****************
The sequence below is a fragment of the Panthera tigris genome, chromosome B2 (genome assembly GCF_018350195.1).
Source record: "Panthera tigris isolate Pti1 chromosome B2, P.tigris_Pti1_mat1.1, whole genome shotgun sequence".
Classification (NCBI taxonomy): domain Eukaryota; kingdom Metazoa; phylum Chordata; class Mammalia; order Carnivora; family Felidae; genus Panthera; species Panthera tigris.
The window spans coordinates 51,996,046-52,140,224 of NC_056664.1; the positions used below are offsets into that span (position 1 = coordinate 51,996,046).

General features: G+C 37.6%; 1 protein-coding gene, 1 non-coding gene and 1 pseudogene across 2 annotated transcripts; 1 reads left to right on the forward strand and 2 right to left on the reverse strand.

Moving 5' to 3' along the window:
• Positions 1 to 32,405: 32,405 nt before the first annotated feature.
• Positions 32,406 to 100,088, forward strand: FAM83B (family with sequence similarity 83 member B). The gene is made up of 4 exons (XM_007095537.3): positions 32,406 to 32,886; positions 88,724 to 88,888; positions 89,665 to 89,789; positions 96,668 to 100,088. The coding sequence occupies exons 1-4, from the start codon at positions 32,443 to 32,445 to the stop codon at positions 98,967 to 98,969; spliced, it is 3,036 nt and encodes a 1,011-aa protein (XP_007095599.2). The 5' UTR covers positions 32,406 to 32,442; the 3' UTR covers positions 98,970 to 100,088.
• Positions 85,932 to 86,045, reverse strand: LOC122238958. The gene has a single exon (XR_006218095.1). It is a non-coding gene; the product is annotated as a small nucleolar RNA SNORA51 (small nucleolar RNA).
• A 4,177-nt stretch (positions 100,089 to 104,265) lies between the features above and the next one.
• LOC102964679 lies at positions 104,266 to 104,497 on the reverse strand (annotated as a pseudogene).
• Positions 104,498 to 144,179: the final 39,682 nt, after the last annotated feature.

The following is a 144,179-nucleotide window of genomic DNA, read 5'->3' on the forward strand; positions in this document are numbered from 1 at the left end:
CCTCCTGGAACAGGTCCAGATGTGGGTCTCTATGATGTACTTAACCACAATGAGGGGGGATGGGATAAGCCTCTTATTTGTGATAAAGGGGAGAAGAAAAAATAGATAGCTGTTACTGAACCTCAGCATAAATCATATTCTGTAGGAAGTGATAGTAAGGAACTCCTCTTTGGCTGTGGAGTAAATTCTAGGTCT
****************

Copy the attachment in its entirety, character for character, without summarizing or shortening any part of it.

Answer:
The sequence below is a fragment of the Panthera tigris genome, chromosome B2 (genome assembly GCF_018350195.1).
Source record: "Panthera tigris isolate Pti1 chromosome B2, P.tigris_Pti1_mat1.1, whole genome shotgun sequence".
Classification (NCBI taxonomy): domain Eukaryota; kingdom Metazoa; phylum Chordata; class Mammalia; order Carnivora; family Felidae; genus Panthera; species Panthera tigris.
The window spans coordinates 51,996,046-52,140,224 of NC_056664.1; the positions used below are offsets into that span (position 1 = coordinate 51,996,046).

General features: G+C 37.6%; 1 protein-coding gene, 1 non-coding gene and 1 pseudogene across 2 annotated transcripts; 1 reads left to right on the forward strand and 2 right to left on the reverse strand.

Moving 5' to 3' along the window:
• Positions 1 to 32,405: 32,405 nt before the first annotated feature.
• Positions 32,406 to 100,088, forward strand: FAM83B (family with sequence similarity 83 member B). The gene is made up of 4 exons (XM_007095537.3): positions 32,406 to 32,886; positions 88,724 to 88,888; positions 89,665 to 89,789; positions 96,668 to 100,088. The coding sequence occupies exons 1-4, from the start codon at positions 32,443 to 32,445 to the stop codon at positions 98,967 to 98,969; spliced, it is 3,036 nt and encodes a 1,011-aa protein (XP_007095599.2). The 5' UTR covers positions 32,406 to 32,442; the 3' UTR covers positions 98,970 to 100,088.
• Positions 85,932 to 86,045, reverse strand: LOC122238958. The gene has a single exon (XR_006218095.1). It is a non-coding gene; the product is annotated as a small nucleolar RNA SNORA51 (small nucleolar RNA).
• A 4,177-nt stretch (positions 100,089 to 104,265) lies between the features above and the next one.
• LOC102964679 lies at positions 104,266 to 104,497 on the reverse strand (annotated as a pseudogene).
• Positions 104,498 to 144,179: the final 39,682 nt, after the last annotated feature.

The following is a 144,179-nucleotide window of genomic DNA, read 5'->3' on the forward strand; positions in this document are numbered from 1 at the left end:
CCTCCTGGAACAGGTCCAGATGTGGGTCTCTATGATGTACTTAACCACAATGAGGGGGGATGGGATAAGCCTCTTATTTGTGATAAAGGGGAGAAGAAAAAATAGATAGCTGTTACTGAACCTCAGCATAAATCATATTCTGTAGGAAGTGATAGTAAGGAACTCCTCTTTGGCTGTGGAGTAAATTCTAGGTCT